Three years after the end of the Privacy Shield agreement, a new data protection agreement between the European Union and the United States of America has entered into force. The partners had previously agreed to an agreement twice, and the European highest court twice overturned the regulation.
The European Union Commission announced on Monday in Brussels that the United States of America guarantees, with the new agreement, an adequate level of protection for personal data that is transmitted from the European Union to companies in America.
The new regulation introduces binding guarantees to address concerns previously expressed by the European Court of Justice (ECJ). The European Court of Justice overturned the Privacy Shield for data transfers from Europe across the Atlantic in July 2020 on the grounds that the level of data protection in the United States did not comply with EU standards.
Above all, the justices criticized the long-term access of US intelligence services to Europeans’ data. For companies, the ECJ ruling has created a great deal of legal uncertainty when transferring data between the USA and the EU. Privacy Shield was created in 2016 after the European Court of Justice overturned the earlier Safe Harbor regulation.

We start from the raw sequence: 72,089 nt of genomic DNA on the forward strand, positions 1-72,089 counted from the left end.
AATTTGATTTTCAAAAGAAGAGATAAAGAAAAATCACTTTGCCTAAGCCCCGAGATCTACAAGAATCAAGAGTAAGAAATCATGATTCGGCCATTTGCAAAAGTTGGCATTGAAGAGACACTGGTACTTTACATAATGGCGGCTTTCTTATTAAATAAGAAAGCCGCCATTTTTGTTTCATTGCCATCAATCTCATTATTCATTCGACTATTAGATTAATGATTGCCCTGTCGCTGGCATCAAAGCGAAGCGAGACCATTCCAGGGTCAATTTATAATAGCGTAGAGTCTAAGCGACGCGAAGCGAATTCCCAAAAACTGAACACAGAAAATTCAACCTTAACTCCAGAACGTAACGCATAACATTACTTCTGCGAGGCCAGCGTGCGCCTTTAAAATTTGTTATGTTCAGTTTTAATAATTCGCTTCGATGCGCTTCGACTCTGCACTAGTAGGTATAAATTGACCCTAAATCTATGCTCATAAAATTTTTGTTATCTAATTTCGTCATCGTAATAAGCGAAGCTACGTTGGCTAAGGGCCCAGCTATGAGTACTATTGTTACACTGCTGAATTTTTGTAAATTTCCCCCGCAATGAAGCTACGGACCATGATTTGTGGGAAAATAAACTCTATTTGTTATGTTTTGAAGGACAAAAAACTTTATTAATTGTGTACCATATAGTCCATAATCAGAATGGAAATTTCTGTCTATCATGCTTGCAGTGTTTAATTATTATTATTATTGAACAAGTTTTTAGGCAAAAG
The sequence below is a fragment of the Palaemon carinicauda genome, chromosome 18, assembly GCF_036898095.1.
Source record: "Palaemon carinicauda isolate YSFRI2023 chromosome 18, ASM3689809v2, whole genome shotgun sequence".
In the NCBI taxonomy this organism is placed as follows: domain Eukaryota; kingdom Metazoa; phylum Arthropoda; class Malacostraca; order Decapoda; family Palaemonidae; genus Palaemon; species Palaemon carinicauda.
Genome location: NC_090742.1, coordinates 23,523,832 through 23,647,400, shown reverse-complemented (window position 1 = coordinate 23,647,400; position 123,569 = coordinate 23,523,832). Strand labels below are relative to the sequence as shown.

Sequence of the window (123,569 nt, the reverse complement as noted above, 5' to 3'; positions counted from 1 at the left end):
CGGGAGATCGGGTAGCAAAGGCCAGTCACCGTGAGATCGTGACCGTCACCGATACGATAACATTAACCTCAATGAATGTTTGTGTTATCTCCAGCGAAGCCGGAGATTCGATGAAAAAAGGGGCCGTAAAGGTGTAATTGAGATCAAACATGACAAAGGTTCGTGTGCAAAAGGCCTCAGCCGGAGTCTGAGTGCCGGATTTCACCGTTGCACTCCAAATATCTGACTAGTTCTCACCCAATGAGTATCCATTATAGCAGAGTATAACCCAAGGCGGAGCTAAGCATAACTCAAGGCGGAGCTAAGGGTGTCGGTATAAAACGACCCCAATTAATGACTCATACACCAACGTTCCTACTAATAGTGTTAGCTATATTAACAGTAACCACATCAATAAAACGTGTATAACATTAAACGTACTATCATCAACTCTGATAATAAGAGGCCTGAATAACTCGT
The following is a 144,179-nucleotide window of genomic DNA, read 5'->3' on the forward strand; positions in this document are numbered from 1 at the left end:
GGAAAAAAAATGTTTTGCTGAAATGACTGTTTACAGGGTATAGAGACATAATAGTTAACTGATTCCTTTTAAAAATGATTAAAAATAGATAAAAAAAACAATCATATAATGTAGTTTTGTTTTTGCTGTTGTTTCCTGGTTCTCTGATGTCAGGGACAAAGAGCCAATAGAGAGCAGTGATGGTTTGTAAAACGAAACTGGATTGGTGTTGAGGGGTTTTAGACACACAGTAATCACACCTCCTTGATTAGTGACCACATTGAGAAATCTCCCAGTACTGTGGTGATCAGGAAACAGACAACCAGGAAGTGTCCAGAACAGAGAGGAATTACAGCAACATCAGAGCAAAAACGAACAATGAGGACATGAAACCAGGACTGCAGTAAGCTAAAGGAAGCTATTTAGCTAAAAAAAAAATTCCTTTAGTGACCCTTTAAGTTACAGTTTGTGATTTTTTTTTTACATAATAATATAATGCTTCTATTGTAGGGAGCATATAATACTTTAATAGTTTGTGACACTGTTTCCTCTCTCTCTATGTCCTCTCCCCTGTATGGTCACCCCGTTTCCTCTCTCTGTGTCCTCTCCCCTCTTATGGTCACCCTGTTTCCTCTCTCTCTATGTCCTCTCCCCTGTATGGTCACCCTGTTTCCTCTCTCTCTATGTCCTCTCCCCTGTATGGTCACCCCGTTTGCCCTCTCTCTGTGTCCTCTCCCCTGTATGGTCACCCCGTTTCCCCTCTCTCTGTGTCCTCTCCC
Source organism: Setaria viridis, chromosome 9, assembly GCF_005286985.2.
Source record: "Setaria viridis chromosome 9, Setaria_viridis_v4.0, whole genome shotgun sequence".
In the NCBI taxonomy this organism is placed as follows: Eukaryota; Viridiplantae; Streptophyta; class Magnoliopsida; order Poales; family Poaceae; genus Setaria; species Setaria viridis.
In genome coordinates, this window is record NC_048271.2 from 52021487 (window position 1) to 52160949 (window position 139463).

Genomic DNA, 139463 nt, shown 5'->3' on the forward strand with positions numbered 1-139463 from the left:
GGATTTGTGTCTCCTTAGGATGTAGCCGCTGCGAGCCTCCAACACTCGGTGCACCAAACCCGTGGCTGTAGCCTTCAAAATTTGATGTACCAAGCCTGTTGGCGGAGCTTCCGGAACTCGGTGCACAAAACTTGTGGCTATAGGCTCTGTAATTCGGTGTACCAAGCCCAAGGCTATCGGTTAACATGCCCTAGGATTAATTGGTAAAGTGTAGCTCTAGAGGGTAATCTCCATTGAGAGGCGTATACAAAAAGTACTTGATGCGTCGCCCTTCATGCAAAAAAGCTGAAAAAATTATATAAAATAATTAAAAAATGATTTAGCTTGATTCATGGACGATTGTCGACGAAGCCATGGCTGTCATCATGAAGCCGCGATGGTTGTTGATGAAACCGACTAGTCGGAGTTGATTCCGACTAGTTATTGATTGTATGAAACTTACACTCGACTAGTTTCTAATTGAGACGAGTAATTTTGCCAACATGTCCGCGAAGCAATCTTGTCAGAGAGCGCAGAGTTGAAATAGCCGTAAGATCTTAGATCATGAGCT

In the future, US secret services may only access the data if it is necessary and proportionate, according to the EU Commission. In addition, a data protection review tribunal will be set up. “The new data protection framework between the EU and the US will ensure safe data flows for Europeans and create legal certainty for businesses on both sides of the Atlantic,” said European Commission President Ursula von der Leyen.
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